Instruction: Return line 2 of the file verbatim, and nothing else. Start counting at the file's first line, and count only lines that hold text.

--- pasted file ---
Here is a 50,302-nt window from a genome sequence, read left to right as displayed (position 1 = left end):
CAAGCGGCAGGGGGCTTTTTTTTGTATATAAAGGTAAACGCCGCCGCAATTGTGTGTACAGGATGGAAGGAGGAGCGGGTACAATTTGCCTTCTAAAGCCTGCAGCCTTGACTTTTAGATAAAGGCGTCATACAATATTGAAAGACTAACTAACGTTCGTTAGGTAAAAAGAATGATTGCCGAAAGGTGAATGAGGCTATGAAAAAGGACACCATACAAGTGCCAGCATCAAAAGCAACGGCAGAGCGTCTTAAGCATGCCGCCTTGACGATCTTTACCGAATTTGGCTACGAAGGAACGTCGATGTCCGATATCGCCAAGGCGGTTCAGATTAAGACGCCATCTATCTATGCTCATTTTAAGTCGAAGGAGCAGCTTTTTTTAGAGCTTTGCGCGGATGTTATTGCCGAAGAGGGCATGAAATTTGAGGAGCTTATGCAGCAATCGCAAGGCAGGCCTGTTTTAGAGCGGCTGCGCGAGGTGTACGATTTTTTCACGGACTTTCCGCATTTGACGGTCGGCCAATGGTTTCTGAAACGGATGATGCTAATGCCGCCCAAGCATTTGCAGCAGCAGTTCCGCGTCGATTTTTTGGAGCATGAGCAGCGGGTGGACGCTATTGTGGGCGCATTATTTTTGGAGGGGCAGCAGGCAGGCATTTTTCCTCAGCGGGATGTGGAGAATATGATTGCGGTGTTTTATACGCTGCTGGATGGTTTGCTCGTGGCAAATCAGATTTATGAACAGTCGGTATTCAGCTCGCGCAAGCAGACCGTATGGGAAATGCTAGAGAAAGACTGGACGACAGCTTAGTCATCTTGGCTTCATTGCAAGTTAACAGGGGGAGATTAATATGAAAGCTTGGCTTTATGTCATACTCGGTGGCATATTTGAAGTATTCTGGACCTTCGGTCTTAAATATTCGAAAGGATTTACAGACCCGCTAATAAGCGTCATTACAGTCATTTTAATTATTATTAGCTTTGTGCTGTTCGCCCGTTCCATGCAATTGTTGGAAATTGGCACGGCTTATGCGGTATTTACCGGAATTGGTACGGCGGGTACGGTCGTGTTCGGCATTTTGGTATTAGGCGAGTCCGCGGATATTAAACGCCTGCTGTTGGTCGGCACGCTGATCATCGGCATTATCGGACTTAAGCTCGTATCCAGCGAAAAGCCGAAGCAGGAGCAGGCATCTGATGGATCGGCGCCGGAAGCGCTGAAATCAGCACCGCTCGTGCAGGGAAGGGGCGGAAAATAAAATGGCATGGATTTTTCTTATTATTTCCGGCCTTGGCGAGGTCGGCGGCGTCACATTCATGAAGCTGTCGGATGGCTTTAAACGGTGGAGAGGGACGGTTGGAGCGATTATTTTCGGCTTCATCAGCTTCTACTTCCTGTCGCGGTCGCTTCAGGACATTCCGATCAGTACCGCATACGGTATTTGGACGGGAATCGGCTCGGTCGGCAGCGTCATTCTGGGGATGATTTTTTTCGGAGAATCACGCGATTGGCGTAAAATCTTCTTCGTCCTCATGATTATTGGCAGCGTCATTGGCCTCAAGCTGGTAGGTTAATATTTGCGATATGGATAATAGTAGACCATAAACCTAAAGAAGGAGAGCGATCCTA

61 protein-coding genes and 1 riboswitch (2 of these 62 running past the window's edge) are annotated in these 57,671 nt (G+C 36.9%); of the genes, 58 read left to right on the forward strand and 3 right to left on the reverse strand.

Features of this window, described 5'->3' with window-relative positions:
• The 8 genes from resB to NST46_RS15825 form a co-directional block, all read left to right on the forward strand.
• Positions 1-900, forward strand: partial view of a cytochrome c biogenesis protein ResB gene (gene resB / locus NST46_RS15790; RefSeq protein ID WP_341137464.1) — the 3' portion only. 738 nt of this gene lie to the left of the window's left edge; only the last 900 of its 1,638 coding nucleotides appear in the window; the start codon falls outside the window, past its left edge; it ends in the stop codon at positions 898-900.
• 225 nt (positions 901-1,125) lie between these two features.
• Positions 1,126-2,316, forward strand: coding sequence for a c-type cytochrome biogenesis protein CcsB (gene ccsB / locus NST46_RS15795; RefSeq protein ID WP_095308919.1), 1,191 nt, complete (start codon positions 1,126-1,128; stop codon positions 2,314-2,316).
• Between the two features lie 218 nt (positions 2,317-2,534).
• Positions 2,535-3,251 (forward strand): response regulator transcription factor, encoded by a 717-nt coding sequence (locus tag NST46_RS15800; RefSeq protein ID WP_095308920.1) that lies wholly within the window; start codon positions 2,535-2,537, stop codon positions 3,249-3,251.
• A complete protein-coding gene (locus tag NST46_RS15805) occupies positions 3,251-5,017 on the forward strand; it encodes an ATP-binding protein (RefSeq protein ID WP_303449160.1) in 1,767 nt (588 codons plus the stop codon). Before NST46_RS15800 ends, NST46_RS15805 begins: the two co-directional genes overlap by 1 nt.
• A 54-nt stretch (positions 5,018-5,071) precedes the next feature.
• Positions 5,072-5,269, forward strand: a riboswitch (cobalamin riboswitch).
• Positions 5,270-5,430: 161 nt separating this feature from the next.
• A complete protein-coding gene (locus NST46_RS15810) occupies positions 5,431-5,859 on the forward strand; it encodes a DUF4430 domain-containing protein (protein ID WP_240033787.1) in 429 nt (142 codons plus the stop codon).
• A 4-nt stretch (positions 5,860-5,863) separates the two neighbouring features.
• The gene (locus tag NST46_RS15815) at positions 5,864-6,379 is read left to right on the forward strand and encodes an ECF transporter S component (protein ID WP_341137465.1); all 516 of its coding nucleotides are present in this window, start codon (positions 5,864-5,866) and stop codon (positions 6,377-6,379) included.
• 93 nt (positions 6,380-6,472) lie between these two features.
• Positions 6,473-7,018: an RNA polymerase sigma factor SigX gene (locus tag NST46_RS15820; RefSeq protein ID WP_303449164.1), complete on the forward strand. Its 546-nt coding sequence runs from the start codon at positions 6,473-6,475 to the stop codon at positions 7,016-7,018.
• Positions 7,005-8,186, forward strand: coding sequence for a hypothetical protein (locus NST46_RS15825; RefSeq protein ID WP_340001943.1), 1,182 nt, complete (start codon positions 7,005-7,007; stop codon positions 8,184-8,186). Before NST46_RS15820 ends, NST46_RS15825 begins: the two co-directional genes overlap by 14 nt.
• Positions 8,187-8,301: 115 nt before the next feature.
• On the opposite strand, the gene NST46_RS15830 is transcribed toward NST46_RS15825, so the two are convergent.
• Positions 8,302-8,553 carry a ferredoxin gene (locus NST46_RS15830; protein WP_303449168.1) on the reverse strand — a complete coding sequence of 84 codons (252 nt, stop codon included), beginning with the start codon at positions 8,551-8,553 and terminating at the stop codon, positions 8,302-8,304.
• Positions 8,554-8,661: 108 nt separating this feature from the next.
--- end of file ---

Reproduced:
CAAGCGGCAGGGGGCTTTTTTTTGTATATAAAGGTAAACGCCGCCGCAATTGTGTGTACAGGATGGAAGGAGGAGCGGGTACAATTTGCCTTCTAAAGCCTGCAGCCTTGACTTTTAGATAAAGGCGTCATACAATATTGAAAGACTAACTAACGTTCGTTAGGTAAAAAGAATGATTGCCGAAAGGTGAATGAGGCTATGAAAAAGGACACCATACAAGTGCCAGCATCAAAAGCAACGGCAGAGCGTCTTAAGCATGCCGCCTTGACGATCTTTACCGAATTTGGCTACGAAGGAACGTCGATGTCCGATATCGCCAAGGCGGTTCAGATTAAGACGCCATCTATCTATGCTCATTTTAAGTCGAAGGAGCAGCTTTTTTTAGAGCTTTGCGCGGATGTTATTGCCGAAGAGGGCATGAAATTTGAGGAGCTTATGCAGCAATCGCAAGGCAGGCCTGTTTTAGAGCGGCTGCGCGAGGTGTACGATTTTTTCACGGACTTTCCGCATTTGACGGTCGGCCAATGGTTTCTGAAACGGATGATGCTAATGCCGCCCAAGCATTTGCAGCAGCAGTTCCGCGTCGATTTTTTGGAGCATGAGCAGCGGGTGGACGCTATTGTGGGCGCATTATTTTTGGAGGGGCAGCAGGCAGGCATTTTTCCTCAGCGGGATGTGGAGAATATGATTGCGGTGTTTTATACGCTGCTGGATGGTTTGCTCGTGGCAAATCAGATTTATGAACAGTCGGTATTCAGCTCGCGCAAGCAGACCGTATGGGAAATGCTAGAGAAAGACTGGACGACAGCTTAGTCATCTTGGCTTCATTGCAAGTTAACAGGGGGAGATTAATATGAAAGCTTGGCTTTATGTCATACTCGGTGGCATATTTGAAGTATTCTGGACCTTCGGTCTTAAATATTCGAAAGGATTTACAGACCCGCTAATAAGCGTCATTACAGTCATTTTAATTATTATTAGCTTTGTGCTGTTCGCCCGTTCCATGCAATTGTTGGAAATTGGCACGGCTTATGCGGTATTTACCGGAATTGGTACGGCGGGTACGGTCGTGTTCGGCATTTTGGTATTAGGCGAGTCCGCGGATATTAAACGCCTGCTGTTGGTCGGCACGCTGATCATCGGCATTATCGGACTTAAGCTCGTATCCAGCGAAAAGCCGAAGCAGGAGCAGGCATCTGATGGATCGGCGCCGGAAGCGCTGAAATCAGCACCGCTCGTGCAGGGAAGGGGCGGAAAATAAAATGGCATGGATTTTTCTTATTATTTCCGGCCTTGGCGAGGTCGGCGGCGTCACATTCATGAAGCTGTCGGATGGCTTTAAACGGTGGAGAGGGACGGTTGGAGCGATTATTTTCGGCTTCATCAGCTTCTACTTCCTGTCGCGGTCGCTTCAGGACATTCCGATCAGTACCGCATACGGTATTTGGACGGGAATCGGCTCGGTCGGCAGCGTCATTCTGGGGATGATTTTTTTCGGAGAATCACGCGATTGGCGTAAAATCTTCTTCGTCCTCATGATTATTGGCAGCGTCATTGGCCTCAAGCTGGTAGGTTAATATTTGCGATATGGATAATAGTAGACCATAAACCTAAAGAAGGAGAGCGATCCTA